Utopia is extremely dystopic, cruel and unrelenting, yet it makes more sense than the current state of America: "In a lot of ways, the rolling apocalypse in this alternate, ugly world makes more sense, and is therefore less disturbing, than our own ongoing Armageddon," says Noah Berlatsky, adding: "In Utopia, the president does not get on national television and recommend that people might be able to protect themselves from the virus by injecting bleach. Nor does the government downplay the dangers of the virus for months. Nor do political leaders suggest that grandparents should sacrifice their lives for the sake of the economy. For that matter, the virus in Utopia is a lot less deadly than the coronavirus. In the show, dozens of children die. This is obviously horrible, but pales in comparison to the over 200,000 people and counting who have died from Covid-19 in the U.S., and more than 940,000 worldwide."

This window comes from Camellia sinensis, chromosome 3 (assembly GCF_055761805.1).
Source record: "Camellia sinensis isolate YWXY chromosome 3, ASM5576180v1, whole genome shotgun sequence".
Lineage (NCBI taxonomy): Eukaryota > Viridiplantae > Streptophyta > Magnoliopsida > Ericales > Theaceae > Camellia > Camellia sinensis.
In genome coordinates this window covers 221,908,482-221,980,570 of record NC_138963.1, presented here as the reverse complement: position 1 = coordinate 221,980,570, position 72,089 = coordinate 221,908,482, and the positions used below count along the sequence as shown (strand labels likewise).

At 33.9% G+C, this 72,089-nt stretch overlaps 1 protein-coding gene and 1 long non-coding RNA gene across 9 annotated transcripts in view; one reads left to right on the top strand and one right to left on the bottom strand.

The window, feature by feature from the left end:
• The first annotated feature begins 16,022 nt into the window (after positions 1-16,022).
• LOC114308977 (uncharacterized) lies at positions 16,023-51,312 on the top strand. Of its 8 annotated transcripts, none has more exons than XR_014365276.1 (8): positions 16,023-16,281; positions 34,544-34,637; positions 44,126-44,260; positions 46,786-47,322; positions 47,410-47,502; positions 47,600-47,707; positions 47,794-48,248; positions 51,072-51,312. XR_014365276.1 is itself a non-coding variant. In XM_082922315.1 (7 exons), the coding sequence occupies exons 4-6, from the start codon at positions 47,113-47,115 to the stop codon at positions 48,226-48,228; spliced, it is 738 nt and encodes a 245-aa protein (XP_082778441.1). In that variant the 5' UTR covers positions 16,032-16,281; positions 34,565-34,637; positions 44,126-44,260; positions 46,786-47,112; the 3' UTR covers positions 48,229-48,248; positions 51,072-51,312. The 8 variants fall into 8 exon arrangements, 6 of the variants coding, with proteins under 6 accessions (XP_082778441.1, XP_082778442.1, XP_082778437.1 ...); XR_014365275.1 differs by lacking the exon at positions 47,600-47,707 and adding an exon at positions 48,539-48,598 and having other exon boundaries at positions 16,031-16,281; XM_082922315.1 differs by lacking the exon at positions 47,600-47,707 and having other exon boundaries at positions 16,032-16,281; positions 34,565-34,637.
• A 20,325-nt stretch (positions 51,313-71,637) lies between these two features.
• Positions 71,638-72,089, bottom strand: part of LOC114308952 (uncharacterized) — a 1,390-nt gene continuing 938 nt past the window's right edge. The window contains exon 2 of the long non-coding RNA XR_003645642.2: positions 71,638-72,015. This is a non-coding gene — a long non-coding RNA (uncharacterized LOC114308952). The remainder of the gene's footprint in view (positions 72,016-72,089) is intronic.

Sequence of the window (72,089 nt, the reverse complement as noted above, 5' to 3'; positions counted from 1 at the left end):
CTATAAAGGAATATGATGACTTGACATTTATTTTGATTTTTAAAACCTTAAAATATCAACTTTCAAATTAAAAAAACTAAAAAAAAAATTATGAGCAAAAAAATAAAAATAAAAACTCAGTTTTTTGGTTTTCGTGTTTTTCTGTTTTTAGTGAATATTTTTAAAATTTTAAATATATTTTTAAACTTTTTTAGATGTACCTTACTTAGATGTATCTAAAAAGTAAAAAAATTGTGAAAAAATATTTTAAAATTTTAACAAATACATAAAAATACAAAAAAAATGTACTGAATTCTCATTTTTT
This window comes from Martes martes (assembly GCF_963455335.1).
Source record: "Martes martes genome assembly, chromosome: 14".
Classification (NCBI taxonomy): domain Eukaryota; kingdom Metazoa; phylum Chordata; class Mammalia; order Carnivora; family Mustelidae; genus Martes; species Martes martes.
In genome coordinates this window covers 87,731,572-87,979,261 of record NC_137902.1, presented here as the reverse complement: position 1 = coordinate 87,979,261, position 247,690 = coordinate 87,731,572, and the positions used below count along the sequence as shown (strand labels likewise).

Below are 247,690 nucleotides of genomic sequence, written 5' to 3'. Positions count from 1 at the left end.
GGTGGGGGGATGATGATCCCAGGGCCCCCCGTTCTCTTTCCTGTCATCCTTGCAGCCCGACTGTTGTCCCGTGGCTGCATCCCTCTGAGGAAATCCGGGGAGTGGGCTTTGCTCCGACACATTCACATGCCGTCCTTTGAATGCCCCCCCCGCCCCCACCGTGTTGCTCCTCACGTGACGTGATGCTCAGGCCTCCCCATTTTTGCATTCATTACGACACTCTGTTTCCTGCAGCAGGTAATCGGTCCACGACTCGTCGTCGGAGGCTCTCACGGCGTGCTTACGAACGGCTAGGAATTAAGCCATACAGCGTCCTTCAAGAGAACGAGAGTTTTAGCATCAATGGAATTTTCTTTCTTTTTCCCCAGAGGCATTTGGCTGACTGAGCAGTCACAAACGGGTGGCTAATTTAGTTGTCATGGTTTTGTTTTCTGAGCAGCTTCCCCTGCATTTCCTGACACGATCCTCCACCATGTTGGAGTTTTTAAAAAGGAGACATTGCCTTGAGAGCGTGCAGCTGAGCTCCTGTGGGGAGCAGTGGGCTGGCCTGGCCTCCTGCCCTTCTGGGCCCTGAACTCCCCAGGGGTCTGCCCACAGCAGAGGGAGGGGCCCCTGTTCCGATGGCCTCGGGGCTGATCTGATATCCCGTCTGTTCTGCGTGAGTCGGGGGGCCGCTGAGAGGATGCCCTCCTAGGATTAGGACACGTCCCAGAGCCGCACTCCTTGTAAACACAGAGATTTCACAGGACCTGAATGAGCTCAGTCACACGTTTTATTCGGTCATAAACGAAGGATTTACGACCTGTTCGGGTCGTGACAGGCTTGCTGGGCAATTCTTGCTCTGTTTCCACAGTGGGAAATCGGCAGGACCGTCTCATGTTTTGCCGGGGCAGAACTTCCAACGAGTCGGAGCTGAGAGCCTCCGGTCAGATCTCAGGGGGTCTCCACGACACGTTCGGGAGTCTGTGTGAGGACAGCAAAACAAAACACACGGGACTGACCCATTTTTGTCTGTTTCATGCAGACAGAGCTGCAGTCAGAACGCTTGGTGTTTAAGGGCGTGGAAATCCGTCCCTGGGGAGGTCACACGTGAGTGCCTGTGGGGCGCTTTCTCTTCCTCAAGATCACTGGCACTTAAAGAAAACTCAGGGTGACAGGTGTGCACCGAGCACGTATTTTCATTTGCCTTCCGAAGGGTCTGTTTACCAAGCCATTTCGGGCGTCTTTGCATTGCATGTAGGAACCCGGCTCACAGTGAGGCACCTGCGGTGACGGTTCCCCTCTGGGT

Utopia ends up feeling like a decently entertaining version of stories that have been told before: "In modifying Dennis Kelly’s original UK drama to fit an an American mindset, Flynn, who wrote every episode, expands upon a few key themes: an intrinsic distrust of the government, slashes of shocking violence, and her characters’ deep-seated longing to be heroes — or at the very least, to have a greater purpose," says Caroline Framke. "These represent sharp enough instincts that it’s a bit of a shame when Utopia spends so much time down the rabbit hole where the conspiracies are accepted as facts. The moments when the show draws a line between this underground and the banalities of everyday life are smart and chilling on their own. In that respect, it’s also hard not to imagine what Utopia might have looked like if Flynn got to work again with Gone Girl director David Fincher, as was originally the plan for the series. Together, Flynn’s acidic writing and Fincher’s chilly direction have proved a potent blend that could have made this version of Utopia more uniquely unsettling. So while ably directed in the end by Susanna Fogel, J.D. Dillard and Toby Haynes, Utopia teeters on the edge of conspiracy thriller and pure comic book energy without ever fully committing to either. The result could be a fascinating mashup of sensibilities, but instead, the series flattens and settles into a more basic middle ground."